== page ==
COVID-19 in Sask: 14 new cases reported, bringing total to 66

  • The province reported 14 new cases Monday. That brings the total to 66.
  • Two cases are between the ages of five and 19, with all others being adults.
  • Saskatoon cases jump to 30 from 21.
  • Little is known about the two previously-disclosed COVID-19 cases who are in hospital, besides their having pre-existing illnesses.
  • The top doctor's advice on physical distancing: "I wouldn't go into an elevator with five people."

Saskatchewan reported 14 new cases of COVID-19 Monday, bringing the province's total number of cases to 66. 

Notably, two of the cases are in people between the ages of five and 19.

In Saskatoon, the cases jumped to 30 from 21 in one day.

"Thank you to everyone who is staying home," Premier Scott Moe said during the daily afternoon news conference. "It may not feel like you're doing your part, but I can assure you, you are."

Asked about the potential for shutting Saskatchewan's borders, Moe replied, "We see some other provinces starting to look at this. I'm not sure how this would get policed."

Few details on hospital patients

Health officials did not have answers when asked whether any COVID-19 patients are in intensive care and said they would not even answer that question if they did, citing concerns about patient privacy.

The last information offered, on Saturday, was that two cases were in hospital due to pre-existing illnesses.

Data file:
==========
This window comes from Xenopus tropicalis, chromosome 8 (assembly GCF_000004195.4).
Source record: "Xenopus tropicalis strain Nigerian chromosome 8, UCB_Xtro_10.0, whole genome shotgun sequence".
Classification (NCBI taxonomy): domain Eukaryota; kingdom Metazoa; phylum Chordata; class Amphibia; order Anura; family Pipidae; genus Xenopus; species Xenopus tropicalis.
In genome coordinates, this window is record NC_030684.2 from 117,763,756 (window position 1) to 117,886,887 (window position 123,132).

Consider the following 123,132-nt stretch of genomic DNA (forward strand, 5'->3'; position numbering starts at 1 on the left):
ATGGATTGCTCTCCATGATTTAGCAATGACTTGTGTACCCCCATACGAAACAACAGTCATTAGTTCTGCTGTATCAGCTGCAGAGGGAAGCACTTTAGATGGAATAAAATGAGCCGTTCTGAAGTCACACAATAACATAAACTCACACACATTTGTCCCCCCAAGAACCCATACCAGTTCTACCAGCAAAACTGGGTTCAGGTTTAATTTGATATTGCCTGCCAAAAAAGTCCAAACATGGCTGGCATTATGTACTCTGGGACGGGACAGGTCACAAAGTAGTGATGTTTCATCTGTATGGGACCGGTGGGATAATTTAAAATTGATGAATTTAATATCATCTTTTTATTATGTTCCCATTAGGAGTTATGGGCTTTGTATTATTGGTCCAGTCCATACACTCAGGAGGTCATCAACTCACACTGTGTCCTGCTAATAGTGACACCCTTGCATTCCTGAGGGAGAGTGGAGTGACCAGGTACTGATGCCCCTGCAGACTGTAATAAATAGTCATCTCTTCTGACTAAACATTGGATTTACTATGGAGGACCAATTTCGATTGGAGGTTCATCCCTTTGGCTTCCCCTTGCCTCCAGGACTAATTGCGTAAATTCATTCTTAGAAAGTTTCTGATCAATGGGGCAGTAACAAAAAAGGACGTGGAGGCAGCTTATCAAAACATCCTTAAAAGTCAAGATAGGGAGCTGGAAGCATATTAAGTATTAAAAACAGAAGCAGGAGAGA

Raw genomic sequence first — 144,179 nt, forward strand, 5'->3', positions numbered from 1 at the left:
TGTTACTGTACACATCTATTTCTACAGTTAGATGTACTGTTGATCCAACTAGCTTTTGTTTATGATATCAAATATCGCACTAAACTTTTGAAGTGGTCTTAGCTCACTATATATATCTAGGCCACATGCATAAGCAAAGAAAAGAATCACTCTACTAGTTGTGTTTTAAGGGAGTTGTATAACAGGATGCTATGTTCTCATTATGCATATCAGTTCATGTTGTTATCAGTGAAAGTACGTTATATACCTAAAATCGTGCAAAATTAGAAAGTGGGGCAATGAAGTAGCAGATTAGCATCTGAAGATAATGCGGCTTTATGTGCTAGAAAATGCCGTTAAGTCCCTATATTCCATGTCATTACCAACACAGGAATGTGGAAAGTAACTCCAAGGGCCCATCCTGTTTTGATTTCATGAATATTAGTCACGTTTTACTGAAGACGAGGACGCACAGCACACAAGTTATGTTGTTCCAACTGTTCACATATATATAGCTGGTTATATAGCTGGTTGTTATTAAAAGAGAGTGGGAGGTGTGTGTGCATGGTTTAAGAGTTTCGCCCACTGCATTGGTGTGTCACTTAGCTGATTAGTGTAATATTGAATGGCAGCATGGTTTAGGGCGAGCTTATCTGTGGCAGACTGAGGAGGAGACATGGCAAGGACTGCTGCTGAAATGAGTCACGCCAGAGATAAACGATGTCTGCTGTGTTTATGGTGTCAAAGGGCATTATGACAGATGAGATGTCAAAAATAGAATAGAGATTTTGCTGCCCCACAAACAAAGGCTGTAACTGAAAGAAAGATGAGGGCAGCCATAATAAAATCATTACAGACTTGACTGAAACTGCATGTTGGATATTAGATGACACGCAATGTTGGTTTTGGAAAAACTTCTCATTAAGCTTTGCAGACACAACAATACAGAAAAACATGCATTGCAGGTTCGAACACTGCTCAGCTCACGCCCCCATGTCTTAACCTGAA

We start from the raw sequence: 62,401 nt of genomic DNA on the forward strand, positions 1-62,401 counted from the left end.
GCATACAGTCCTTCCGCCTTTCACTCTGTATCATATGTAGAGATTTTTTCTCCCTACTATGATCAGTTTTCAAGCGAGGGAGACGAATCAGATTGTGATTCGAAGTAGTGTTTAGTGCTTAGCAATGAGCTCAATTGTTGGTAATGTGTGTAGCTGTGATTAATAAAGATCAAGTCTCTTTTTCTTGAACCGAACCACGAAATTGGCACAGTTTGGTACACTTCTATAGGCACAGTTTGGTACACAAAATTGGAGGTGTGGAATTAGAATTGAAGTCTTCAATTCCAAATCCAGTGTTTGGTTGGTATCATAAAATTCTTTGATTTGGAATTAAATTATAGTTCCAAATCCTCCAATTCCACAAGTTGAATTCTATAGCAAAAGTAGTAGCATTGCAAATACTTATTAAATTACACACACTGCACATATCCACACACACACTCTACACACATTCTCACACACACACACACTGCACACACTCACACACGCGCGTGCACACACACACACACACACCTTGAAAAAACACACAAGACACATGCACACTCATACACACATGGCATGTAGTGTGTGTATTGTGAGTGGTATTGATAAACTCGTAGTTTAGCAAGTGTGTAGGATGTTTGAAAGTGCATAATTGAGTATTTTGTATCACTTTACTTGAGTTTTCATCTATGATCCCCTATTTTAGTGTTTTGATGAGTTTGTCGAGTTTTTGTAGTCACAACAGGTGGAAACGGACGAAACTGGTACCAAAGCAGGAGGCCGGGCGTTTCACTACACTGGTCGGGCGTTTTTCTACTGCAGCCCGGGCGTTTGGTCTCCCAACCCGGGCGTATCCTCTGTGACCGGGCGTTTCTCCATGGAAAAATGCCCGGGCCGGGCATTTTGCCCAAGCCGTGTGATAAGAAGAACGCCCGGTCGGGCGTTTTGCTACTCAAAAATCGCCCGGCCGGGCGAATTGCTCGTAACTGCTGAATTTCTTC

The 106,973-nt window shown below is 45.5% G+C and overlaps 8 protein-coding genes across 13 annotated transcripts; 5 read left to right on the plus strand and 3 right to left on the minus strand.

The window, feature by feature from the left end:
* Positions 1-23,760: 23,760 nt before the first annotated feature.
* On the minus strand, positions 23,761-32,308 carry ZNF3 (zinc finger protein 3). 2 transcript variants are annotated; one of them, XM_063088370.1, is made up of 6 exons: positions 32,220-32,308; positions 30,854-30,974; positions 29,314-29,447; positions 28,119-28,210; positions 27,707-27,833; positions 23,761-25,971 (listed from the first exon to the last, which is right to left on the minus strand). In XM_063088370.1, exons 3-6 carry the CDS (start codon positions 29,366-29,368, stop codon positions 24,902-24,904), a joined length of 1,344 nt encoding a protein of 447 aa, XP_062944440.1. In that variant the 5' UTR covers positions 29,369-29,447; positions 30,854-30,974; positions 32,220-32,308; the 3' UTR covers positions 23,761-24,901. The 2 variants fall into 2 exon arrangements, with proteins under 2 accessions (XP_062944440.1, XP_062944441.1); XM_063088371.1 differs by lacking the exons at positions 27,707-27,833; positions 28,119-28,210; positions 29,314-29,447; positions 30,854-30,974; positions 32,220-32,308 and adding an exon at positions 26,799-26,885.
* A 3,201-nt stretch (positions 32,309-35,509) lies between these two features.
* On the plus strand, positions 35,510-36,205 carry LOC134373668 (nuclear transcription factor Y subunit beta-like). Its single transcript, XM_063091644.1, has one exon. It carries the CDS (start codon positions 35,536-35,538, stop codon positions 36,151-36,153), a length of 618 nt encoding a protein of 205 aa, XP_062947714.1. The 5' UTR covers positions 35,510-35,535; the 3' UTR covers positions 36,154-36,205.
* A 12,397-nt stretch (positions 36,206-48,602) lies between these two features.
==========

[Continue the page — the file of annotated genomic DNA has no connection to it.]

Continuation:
Officials did not answer questions about whether the conditions of those patients has worsened. 

Unlike previous updates from the province, Monday's update did not specify how many of Saskatchewan's COVID-19 cases are well enough to self-isolate at home. 

'We are at a critical point' 

Dr. Saqib Shahab, Saskatchewan's chief medical health officer, said he's encouraged by the physical distancing he has seen in the province in recent days. If sustained, the province has a chance at flattening the curve of the virus, he said. 

"We are at a critical point now because most of the cases are still either travel or related to [past] large events," Shahab said. "Large events now are no longer happening in Saskatchewan."

Shahab was asked why the province doesn't officially institute a rule dictating there must be five or fewer people in any group.

He said events like Monday's news conference, with 10 to 12 people, are okay as long as people maintain a physical distance of two metres from each other.